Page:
"'The French intelligentsia' decided to forget all about liberty, equality, fraternity and asked to close down RT France so that it would not confuse the minds of the French and would not get in the way of their believing in liberty, equality, fraternity," Simonyan said, as quoted by the RT.
On December 20, the letter addressed to the head of French Superior Council of the Audiovisual, Olivier Schrameck, was published by Le Monde newspaper, two days after RT began broadcasting in France. The letter was signed by author Galia Ackerman, historians Antuan Arzhakovskii and Wladimir Berelowitch, journalist Michel Eltchaninoff, as well as teachers and translators.
RT France Should be Supported in 'Every Possible Manner'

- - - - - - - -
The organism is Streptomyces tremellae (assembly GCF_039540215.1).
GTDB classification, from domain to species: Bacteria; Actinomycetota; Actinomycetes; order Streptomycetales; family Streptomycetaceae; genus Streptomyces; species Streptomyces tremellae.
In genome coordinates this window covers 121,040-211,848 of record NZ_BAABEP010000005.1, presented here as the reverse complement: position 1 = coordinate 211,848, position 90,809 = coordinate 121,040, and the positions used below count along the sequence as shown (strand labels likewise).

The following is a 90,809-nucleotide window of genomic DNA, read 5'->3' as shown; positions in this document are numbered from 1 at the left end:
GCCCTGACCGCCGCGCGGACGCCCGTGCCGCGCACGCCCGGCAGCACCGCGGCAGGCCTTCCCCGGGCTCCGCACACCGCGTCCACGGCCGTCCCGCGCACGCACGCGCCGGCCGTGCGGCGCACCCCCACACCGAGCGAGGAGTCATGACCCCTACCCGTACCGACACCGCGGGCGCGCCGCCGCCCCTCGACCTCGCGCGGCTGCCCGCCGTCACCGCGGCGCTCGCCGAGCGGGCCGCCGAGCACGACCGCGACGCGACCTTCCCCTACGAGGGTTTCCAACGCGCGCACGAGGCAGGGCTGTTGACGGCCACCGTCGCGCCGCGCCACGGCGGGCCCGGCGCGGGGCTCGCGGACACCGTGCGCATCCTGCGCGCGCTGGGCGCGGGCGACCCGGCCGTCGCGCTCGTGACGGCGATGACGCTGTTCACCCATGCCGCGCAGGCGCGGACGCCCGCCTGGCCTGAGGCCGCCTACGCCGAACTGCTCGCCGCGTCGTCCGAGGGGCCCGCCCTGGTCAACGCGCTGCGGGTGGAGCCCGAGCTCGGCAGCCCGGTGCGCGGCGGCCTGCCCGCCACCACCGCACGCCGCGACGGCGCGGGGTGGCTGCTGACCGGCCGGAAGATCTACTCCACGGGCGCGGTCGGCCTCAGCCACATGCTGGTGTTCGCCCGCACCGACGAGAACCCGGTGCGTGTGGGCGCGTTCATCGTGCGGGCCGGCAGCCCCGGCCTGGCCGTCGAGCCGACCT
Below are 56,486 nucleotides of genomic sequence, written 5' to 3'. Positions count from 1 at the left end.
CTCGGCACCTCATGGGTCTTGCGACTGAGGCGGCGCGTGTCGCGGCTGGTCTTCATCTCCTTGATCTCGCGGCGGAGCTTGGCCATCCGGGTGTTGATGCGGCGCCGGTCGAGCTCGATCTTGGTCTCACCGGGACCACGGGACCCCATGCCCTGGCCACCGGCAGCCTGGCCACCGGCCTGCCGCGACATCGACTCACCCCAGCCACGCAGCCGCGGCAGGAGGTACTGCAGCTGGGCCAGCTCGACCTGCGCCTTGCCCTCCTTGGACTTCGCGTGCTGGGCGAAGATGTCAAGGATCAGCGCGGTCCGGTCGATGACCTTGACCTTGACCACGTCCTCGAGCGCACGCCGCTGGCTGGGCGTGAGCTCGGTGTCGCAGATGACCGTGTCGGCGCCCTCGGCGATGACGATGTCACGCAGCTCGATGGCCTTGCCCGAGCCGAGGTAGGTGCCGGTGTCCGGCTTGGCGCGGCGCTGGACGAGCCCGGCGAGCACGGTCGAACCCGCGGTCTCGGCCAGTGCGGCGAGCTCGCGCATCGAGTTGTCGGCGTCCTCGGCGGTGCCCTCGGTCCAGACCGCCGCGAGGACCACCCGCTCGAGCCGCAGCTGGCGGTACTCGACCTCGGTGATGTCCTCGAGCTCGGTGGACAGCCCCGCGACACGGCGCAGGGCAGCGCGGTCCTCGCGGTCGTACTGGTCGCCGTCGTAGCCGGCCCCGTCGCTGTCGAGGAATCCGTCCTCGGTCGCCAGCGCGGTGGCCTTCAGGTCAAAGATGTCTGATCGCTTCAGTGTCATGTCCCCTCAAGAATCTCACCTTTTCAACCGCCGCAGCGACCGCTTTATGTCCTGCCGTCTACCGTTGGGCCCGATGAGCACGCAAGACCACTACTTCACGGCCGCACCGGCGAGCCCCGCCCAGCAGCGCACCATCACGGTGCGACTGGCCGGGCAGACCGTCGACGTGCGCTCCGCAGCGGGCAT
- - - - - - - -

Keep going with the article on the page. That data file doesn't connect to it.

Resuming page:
"It should not be closed down, no matter how much some representatives of civil society in this or that foreign country are demanding it, but it should rather be supported in every possible manner," Slutsky said.
The lawmaker noted that not everyone in France was opposed to the broadcaster, adding that RT was extremely valuable to the Russians living in the country.
For several months RT has been facing pressure over its activities in the United States, where it had to register as a foreign agent. The broadcaster subsequently lost accreditation in the US Congress. The accusations against RT concerned its alleged attempts to influence the public life in the United States at the behest of the Kremlin. RT Editor-in-Chief Margarita Simonyan has denied these claims, while a number of senior Russian officials have stressed that Russia does not interfere in other states' affairs.
In response, Russian President Vladimir Putin also signed the law allowing the Russian Justice Ministry to designate foreign media outlets funded from abroad as "foreign agents."